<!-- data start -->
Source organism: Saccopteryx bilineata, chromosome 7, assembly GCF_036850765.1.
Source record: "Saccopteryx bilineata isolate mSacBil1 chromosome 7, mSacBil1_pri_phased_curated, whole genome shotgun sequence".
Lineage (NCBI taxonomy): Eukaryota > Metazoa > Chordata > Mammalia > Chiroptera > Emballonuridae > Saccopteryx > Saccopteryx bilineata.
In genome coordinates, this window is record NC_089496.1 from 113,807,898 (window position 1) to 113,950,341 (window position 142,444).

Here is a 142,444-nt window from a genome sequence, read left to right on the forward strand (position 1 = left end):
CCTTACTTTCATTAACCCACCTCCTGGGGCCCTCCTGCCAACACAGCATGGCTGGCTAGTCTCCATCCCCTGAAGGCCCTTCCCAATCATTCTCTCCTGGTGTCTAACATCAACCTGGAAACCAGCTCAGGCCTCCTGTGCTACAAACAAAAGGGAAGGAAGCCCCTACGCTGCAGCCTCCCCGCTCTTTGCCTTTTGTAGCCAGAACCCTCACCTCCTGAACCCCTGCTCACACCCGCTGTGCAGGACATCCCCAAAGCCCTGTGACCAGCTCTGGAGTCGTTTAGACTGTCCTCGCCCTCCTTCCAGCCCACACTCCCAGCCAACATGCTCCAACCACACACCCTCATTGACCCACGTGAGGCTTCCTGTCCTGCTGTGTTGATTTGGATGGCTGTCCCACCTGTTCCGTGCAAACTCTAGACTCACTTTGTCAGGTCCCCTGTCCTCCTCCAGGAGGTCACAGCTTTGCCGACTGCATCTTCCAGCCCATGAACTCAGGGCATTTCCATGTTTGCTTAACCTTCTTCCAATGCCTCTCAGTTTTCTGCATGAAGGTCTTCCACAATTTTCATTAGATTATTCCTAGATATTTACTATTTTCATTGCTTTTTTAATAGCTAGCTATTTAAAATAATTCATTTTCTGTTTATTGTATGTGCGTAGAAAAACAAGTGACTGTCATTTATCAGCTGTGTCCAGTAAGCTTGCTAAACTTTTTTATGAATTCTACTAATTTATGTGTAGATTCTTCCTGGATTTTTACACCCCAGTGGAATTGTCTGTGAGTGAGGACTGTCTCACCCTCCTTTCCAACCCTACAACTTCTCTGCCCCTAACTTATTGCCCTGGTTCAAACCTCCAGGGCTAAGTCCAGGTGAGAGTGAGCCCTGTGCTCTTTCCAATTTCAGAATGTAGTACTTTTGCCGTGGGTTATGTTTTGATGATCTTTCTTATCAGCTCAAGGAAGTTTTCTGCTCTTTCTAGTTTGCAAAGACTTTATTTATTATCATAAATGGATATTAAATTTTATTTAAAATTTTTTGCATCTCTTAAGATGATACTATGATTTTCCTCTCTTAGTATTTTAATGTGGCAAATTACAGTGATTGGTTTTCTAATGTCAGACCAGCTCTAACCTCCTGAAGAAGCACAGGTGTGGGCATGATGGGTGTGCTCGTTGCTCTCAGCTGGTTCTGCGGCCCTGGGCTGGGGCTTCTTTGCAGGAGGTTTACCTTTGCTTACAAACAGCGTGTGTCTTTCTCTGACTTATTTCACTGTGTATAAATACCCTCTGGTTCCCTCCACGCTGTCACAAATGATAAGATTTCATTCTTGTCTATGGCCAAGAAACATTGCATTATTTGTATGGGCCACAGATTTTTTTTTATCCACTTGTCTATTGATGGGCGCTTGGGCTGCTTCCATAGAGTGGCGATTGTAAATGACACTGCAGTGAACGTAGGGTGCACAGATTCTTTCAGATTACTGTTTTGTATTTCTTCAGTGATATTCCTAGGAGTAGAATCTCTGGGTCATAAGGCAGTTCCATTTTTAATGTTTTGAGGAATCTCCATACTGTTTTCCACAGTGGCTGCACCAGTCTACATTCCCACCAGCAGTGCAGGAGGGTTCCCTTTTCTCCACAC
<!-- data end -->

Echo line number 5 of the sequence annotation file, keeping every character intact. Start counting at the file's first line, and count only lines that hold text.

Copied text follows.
Here is a 142,444-nt window from a genome sequence, read left to right on the forward strand (position 1 = left end):